Glen Wexler’s photo book, “The Secret Life of Cows,” re-imagines cows as heroes out to save their own species.
I grew up on a farm, and though it wasn’t a dairy farm I certainly have spent enough time around cows to know their ways. And I must tell you that I have not been impressed by them. Cows at best are contented, but they don’t have much charisma, which may explain why the characters in all those Saturday-morning cartoons I used to watch were rabbits, ducks, chipmunks, cats, mice, birds, magpies, dogs, and bears, but never bovines.
Now I have seen Glen Wexler’s photo book, The Secret Life of Cows, and I am being forced to re-examine my feeling about cows. More important, in talking with Wexler I learned some valuable lessons on photographing problematic subjects.
Wexler’s pictures, which will also be shown at the Track 16 Gallery in Bergamot Station in Santa Monica from July 7 through August 4, re-imagines cows as heroes out to save their own species-playing against type since real cows don’t really do that. (You have my word on it.) Simply put, hero cows are funny. (By the way, the comedic opposite is also true: to be funny, a lion had better be cowardly, as in the “Wizard of Oz“; a brave lion, like Mustafah in “The Lion King,” is just a tragedy waiting to happen.)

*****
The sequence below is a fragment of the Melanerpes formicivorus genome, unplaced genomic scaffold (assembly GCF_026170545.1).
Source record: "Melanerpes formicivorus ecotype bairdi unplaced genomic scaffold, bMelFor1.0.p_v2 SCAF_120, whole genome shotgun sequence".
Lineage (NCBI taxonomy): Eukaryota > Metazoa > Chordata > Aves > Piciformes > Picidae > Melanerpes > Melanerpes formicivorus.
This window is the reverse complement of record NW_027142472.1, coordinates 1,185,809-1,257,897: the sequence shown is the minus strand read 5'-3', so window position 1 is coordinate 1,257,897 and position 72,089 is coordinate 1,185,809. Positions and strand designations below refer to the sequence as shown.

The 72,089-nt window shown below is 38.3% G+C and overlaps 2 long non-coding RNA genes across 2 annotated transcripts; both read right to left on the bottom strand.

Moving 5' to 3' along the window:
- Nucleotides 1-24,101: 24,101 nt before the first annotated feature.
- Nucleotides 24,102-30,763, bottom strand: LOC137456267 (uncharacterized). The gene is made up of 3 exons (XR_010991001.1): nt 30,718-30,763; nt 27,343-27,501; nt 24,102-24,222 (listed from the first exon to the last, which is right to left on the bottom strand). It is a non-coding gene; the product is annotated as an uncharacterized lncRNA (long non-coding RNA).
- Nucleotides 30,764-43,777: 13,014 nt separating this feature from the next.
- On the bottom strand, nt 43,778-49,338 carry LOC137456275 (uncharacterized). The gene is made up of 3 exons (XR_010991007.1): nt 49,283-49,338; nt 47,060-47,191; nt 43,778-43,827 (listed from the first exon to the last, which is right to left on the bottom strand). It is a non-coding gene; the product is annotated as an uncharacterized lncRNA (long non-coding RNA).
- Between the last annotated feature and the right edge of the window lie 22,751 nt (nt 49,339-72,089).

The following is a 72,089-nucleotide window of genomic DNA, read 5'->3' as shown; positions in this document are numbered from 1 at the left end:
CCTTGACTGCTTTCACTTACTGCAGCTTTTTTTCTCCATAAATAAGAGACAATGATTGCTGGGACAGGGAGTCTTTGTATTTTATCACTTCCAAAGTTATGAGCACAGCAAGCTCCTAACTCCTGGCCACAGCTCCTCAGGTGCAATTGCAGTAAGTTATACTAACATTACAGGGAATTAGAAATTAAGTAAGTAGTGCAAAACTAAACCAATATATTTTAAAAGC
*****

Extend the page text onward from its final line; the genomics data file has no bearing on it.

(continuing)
A successful commercial photographer based in Los Angeles, Wexler has shot a number of very famous album covers for artists such as Michael Jackson, Van Halen, ZZ Top, and others. He’s probably best known for his early and expert adoption of digital technology to create elaborately produced images for advertising clients.
The cow pictures, in fact, came about as an advertising job for the Chick-fil-A restaurant chain. The company’s ad agency had built up a marketing campaign that used cow characters to advocate the consumption of Chick-fil-A chicken sandwiches instead of hamburgers. Wexler was brought in to produce the chain’s 2004 and 2005 calendars.
That’s when the photographic problem solving began. Before Wexler came on board, the photographers hired by the company would simply dress up cows in costumes and shoot them. But, as has been over-abundantly stated here, cows are not natural performers. Plus, as Wexler notes, bovine bodily functions are both unpredictable and frequent.
Instead, Wexler enlisted the aid of artist Charles Rivera to sculpt a realistic one-third-scale cow, from which a mold was made. The mold, in turn, was used to create foam castings that could be cut up and reassembled into a variety of cow characters.
Each image required about two or three days of principle set and element photography, followed by several days of shooting actual cows that were lit and photographed in perspective to match the sculpted body doubles. Wexler estimates the entire project consumed 600 hours of post-production time. Some of the images required special-effects teams to set off explosions. Elaborate costumes were required for other shots. (This was done by James Hayes, who also costumes the Muppets.)
That’s a lot of work just to make cows look funny. Wexler says the humor of the images comes from turning our assumptions about the “perceived credibility” of photography upside down. Mixing elements of the real world and a fantastical world together creates a surreal, absurd effect, he says.
I intend to contemplate this question over lunch. Guess what I’m going to order…